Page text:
• random serial correlation of successive measurements within the combination treatment*farm*fattening round

The analysis of losses based on the concept of survival analysis, which allows estimating the so-called survival functions. The analysis took into account the early depopulation of animals. Tests for significances were done with the Log-rank test (taking into account the differences of all days, not just the final value).

The footpad lesion scores were carried out by using the threshold model to provide so-called probabilities for the similar lesions scores (MCCULLAGH, 1980).

Results and Discussion

The clinoptilolite and control group showed almost identical trends in body weight gain (graph 2). Accordingly, the difference between the groups in the course of development confirmed only minor deviations from zero (graph 3). Due to the fact that the confidence interval of the difference included continuously zero, no significant difference was detected on any examination day. The final body weight (at the end of the trial period) did not differ between control and clinoptilolite treatment (11.72±0.12 vs. 11.63±0.12 kg, resp.) as well as the final body weight at slaughter (21.12 vs. 21.10 kg).

Feed consumption for the experimental and control group showed almost identical estimates, too (graph 4). The differences between the groups varied only in small deviations from zero and no difference was significant at a significance level of 5% (graph 5). Average feed consumption per day per stable was with 2,353 in control and 2,344 kg in the clinoptilolite group on the same level. Concluding from body weight gain and feed consumption the energy and nutrient dilution of the diets by clinoptilolite did not negatively affect the production parameters.

Mortality data showed an overall very low level of losses (survival function 0.978±0.011 in control and 0.981±0.007 in clinoptilolite group) and no significant differences were obtained between the two treatments. Based on the differences between experimental and control group only for Farm A (round 1 in favour of the control group, round 2 in favour of the experimental group) clearer differences were determined (P<0.01) but it seems to be related to the stable on that farm (graph 6 + 7).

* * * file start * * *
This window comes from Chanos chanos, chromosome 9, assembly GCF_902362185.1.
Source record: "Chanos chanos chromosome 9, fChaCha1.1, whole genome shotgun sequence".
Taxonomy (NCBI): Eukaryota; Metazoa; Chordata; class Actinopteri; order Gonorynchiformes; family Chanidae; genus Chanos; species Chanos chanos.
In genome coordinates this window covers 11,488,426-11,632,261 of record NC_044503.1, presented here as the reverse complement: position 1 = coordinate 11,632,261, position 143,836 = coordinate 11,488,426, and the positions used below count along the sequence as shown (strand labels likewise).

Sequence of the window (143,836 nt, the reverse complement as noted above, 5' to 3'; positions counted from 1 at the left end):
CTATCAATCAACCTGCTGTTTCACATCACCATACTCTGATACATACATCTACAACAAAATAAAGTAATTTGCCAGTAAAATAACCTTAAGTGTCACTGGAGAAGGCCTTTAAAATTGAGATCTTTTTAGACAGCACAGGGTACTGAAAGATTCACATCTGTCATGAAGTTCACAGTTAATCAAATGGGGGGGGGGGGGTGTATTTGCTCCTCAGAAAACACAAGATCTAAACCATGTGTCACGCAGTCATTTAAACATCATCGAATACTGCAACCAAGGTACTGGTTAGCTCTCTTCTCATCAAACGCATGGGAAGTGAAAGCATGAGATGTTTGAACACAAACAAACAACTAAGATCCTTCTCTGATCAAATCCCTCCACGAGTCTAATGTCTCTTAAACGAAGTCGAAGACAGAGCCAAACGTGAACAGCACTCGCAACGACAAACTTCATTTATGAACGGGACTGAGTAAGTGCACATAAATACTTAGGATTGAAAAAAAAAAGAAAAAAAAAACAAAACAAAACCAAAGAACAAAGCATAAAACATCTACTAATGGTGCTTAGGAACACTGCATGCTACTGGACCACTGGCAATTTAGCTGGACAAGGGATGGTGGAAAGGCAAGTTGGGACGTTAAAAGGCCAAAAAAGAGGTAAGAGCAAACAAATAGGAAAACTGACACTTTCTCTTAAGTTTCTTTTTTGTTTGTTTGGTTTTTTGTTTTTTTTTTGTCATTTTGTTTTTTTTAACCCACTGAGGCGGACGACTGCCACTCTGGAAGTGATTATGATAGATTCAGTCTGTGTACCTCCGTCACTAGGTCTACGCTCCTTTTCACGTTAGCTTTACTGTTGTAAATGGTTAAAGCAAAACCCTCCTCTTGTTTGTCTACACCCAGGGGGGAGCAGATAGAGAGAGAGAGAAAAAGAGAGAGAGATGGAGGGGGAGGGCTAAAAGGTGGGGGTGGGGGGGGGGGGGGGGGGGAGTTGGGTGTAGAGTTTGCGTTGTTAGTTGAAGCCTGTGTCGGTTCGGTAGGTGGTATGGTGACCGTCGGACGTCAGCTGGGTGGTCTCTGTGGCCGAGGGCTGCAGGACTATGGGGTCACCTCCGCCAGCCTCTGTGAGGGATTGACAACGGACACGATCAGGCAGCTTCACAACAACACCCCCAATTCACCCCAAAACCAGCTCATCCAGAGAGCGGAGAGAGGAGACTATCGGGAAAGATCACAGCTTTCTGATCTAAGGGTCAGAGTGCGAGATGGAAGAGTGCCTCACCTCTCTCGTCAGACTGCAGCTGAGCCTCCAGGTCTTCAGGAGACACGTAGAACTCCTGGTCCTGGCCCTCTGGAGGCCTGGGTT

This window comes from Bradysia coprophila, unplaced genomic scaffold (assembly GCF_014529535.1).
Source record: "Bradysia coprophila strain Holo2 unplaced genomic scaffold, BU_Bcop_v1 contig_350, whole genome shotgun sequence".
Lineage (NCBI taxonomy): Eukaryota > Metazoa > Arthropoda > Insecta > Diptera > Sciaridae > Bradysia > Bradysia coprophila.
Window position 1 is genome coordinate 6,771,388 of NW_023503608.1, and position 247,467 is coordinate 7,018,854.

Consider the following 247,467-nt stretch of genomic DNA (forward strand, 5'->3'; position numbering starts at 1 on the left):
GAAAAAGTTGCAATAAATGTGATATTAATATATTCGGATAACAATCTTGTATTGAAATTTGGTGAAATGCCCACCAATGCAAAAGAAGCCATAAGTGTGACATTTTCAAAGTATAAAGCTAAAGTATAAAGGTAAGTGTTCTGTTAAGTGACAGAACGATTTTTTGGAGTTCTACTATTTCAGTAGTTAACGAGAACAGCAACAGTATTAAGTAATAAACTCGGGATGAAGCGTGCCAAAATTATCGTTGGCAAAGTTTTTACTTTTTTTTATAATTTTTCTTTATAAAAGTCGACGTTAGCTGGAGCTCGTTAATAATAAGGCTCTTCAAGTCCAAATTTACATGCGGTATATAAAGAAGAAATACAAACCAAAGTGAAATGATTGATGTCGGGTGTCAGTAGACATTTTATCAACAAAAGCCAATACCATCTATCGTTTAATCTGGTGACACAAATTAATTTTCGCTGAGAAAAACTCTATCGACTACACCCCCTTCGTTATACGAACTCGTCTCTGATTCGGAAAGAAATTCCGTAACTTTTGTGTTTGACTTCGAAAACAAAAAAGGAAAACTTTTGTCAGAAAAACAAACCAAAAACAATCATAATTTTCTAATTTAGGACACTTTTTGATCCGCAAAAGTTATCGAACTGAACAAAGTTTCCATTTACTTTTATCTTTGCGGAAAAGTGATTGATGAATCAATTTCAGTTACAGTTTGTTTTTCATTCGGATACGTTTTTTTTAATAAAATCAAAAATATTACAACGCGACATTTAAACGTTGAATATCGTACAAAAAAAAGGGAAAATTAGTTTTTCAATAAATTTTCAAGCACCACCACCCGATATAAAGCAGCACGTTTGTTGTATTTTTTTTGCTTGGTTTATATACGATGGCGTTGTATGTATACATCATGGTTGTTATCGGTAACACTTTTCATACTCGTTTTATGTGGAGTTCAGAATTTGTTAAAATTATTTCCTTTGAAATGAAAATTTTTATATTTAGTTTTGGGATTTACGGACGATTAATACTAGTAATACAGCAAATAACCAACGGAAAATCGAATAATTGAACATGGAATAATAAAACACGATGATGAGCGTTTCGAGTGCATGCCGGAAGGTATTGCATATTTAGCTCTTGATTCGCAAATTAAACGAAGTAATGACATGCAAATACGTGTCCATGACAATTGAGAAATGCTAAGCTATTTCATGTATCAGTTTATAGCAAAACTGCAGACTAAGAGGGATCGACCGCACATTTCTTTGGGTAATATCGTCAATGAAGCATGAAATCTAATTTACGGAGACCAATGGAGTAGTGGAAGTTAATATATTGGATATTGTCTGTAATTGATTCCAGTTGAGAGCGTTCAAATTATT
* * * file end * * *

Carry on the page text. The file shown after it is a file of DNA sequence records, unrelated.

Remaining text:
Footpad lesions scores differed significantly between experimental and control group (graph 8). In the experimental group the probabilities for the scores 0-2 were always significantly higher (and therefore improved) for which scores > 2 always showed significantly lower values in contrast to the control group. This is an advantage with respect to better footpads which can derived for the clinoptilolite group.

The analysis of faecal nitrogen fractions did not show any significant effect of the Clinoptilolite treatment. Only numerically higher faecal uric acid and lower air NH3 concentration were detected but due to the high standard deviations it is not possible to argue so it remains difficult to conclude on the actual influencing factors on the improved footpad quality.

From the practical point of view an interesting observation was made on the decreased requirement for additional fresh litter in the treatment in contrast to the control stables (3.8 vs. 4.5 times per trial period and stable).


A practical trial was carried out to investigate the influence of clinoptilolites on litter quality and the occurrence of footpad lesions in turkeys. In this trial 1.5% clinoptilolite of sedimentary origin was used on top to a commercial diet in fattening period 3 + 4 where the biggest problems with wet litter occur and as a consequence the risk for footpad lesions is increased. The use of clinoptilolite and the energy and nutrient dilution of the feed resulted in similar growth parameter as in the control group. Furthermore, a significantly higher probability for less footpad lesions was measured by the supplementation of clinoptilolites. Finally these results confirm results which are obtained in broilers as well as comparable production parameters, and reduced footpad lesions.


The authors wish to thank Dr. Hartmut Meyer and Dr. Henrike Glawatz (Moorgut Kartzfehn) for carrying out the footpad lesion scoring.